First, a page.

|A good name for Kings is achieved by means of lofty buildings...
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From great-great grandfather to father, the Mughals had supported the arts, setting the precedent for Shah Jahan. He was fascinated by painting and jewelry,as his father Jahangir had been, and the fine arts flourished under Shah Jahan as they had in no previous reign.
Like his grandfather, Akbar the Great, Shah Jahan was passionate about architecture. Not content with the hand-me-down buildings in Akbar's Red Fort, he replaced them with resplendent palaces of pure white marble. As soon as the Agra Fort was completed, he moved the Mughal capital from Agra back to the ancient site of Delhi where he built a magnificent new city, owing nothing to his ancestors, yet keeping the long-established legacy of the Delhi throne. (The palaces of Shahjahanabad, now Old Delhi, are also faced entirely in white marble. Consequently, the reign of Shah Jahan is sometimes referred to as the "reign of marble.")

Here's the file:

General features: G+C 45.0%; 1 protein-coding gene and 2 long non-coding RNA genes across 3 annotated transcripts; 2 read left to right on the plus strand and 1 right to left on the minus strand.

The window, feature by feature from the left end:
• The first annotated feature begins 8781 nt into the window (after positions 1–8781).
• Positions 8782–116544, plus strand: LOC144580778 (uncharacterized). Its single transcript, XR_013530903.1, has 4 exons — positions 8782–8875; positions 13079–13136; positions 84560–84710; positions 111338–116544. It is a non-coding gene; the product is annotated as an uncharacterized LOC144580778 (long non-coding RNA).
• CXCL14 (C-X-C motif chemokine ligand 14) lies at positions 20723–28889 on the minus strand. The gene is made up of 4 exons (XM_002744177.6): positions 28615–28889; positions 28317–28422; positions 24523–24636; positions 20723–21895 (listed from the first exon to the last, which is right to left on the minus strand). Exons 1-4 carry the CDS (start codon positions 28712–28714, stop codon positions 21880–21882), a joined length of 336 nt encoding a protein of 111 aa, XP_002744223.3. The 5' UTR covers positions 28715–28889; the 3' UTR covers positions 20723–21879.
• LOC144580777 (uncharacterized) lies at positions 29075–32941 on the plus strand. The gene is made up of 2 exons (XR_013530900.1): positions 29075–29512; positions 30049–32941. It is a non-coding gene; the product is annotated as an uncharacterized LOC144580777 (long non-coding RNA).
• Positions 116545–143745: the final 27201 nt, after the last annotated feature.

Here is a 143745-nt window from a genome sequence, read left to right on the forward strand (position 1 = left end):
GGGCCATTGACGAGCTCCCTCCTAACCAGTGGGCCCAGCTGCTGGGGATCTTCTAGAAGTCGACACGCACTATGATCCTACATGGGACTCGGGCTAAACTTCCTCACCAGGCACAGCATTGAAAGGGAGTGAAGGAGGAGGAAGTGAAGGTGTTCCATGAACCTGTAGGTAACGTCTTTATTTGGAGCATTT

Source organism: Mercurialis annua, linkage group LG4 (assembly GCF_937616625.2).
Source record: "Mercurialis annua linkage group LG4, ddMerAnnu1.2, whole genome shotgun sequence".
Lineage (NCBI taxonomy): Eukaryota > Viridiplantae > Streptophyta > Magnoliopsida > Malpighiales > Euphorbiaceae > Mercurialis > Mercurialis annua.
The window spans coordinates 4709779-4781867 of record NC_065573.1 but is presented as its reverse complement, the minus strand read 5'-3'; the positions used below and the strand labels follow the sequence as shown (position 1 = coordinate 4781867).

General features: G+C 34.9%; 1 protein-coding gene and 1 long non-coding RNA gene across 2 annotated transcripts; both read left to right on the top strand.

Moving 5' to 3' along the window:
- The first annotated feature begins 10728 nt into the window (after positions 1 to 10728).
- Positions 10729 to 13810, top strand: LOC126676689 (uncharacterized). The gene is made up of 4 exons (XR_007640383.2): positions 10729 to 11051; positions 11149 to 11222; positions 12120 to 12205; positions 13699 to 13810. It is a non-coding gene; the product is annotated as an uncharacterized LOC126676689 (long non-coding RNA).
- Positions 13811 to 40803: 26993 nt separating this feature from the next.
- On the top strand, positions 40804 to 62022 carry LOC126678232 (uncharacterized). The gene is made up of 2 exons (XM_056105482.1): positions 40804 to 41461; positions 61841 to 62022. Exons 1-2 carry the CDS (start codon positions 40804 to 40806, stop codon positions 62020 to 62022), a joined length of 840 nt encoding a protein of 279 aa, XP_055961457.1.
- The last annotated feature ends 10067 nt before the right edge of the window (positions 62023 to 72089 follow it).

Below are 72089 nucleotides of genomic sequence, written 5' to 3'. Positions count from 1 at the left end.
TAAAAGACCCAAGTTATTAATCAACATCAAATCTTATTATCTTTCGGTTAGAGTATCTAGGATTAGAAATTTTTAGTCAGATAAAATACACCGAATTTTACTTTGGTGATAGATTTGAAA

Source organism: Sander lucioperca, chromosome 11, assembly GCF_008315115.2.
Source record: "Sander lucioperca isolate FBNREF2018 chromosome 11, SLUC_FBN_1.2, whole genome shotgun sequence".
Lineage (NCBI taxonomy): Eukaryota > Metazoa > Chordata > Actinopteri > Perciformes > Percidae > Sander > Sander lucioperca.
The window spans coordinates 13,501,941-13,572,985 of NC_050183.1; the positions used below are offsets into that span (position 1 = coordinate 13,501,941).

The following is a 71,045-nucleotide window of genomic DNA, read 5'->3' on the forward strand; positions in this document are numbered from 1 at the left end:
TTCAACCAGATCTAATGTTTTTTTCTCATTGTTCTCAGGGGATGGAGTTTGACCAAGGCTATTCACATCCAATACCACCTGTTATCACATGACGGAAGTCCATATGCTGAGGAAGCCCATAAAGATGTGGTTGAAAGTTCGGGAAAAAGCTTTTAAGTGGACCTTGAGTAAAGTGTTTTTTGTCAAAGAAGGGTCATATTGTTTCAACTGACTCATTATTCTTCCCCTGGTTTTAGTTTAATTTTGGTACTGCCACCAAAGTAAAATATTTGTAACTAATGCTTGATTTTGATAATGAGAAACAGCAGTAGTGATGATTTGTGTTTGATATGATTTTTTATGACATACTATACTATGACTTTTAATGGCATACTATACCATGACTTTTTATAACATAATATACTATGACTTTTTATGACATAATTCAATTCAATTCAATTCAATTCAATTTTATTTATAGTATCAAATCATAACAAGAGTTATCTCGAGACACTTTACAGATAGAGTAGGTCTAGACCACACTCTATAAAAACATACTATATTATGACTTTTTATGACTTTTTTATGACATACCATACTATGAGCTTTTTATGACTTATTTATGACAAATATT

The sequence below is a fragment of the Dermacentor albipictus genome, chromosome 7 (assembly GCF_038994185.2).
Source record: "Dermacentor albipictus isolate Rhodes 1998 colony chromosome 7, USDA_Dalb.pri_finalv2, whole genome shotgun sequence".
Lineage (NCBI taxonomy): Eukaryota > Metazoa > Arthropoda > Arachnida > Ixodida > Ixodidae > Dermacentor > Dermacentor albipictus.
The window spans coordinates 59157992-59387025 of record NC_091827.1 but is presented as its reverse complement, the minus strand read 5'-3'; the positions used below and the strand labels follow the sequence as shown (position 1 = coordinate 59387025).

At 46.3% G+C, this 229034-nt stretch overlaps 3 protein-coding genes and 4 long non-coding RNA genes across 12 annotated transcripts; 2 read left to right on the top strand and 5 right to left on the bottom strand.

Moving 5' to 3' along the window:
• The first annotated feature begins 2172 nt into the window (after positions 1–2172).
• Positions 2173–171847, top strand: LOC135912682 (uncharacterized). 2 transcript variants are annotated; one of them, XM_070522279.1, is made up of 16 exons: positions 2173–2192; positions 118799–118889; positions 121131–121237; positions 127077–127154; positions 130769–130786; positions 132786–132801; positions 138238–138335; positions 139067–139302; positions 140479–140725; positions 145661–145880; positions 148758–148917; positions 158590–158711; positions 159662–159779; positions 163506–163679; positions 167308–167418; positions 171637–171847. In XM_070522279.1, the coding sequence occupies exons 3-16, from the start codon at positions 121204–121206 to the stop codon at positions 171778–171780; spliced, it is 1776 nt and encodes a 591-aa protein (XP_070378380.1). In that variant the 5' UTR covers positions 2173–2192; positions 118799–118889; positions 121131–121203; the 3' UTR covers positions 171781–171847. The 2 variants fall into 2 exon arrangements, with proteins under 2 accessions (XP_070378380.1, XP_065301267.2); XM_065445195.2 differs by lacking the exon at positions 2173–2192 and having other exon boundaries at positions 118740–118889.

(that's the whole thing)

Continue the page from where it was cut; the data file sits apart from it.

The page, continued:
Shah Jahan spent incalculable wealth on his preoccupations: a life of ease, pageantry and pleasure, expeditions to expand his dominion and the creation of his celebrated edifices. Unlike the buildings of Akbar which show such eclectic delight in diversity, Shah Jahan's constructions demonstrate cool confidence in a new order.
In his structures, the Hindu and Islamic traditions are not simply mixed but synthesized in a resolved form
For all the beauty of the embellishments used in the Taj Mahal and his other buildings, it is the stylistic unity and harmony of design that is Shah Jahan's greatest accomplishment, providing the finishing touch in the Mughal style of architecture.
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